PM renews call for war on greenhouse

National, Normal


THE government has urged all developed countries to take ownership of reducing greenhouse gas emissions and assisting developing smaller island states to adapt to climate change and its effects, Prime Minister Sir Michael Somare said during the 65th United Nations general assembly in New York last Sunday.
“Like other countries in the Pacific, climate change is of great concern to PNG.
“For us, we need no scientist to tell us of the negative impact of climate change. 
“We live it and suffer from it. Many of our islands, like the Catarets, and coastal habitats, like my own Murik area, are being gradually submerged by rising sea levels. 
“The result is that people living in these areas are becoming environmental refugees.”
He said lowland diseases, like malaria, were now occurring in the highlands of PNG.
“Unusual weather patterns, like increased incidences of cyclones, frequent heavy flooding and mud slides are causing havoc to our economies and exacting untold  suffering on our people.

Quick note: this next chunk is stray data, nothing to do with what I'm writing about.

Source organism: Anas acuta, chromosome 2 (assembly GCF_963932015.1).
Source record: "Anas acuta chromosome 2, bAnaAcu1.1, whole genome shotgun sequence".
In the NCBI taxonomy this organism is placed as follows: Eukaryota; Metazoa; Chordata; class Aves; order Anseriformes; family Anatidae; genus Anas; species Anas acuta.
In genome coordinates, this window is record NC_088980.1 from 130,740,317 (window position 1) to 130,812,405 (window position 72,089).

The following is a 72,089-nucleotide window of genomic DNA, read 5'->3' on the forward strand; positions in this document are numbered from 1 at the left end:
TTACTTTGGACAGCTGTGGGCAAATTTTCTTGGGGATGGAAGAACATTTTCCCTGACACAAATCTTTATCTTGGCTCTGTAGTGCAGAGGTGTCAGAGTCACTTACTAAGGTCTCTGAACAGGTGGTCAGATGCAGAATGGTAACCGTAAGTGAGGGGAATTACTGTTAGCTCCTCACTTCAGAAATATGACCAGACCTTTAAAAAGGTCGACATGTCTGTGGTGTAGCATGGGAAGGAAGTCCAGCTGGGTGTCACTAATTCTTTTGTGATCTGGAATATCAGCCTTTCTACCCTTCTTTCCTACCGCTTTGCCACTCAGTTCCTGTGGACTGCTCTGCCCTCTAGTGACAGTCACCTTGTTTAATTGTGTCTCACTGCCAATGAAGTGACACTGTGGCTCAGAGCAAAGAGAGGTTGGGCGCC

“All these challenges are taxing the budgetary resources of our countries and undermining our development plans,” he said, adding that international community had rightfully recognised the insidious effects of climate change and agreed to push forward the Kyoto Protocol, the Bali Road Map and the Copenhagen Accord to address the issue.
He said resources for adaptation and mitigation measures, particularly those committed in Copenhagen, must be made more readily available to developing countries.
 “We note the initiative announced by Japan last week during the MDGs review and look forward to further details on what it constitutes. 
“We also applaud the financial commitments and policy initiatives that China announced to assist developing countries implement the millennium development goals.
“ For Papua New Guinea, we have, with our colleagues from the Coalition of Rainforest Nations, committed ourselves to a programme of Reduced Emissions from Deforestation and Forest Degradation, more commonly known as REDD plus.”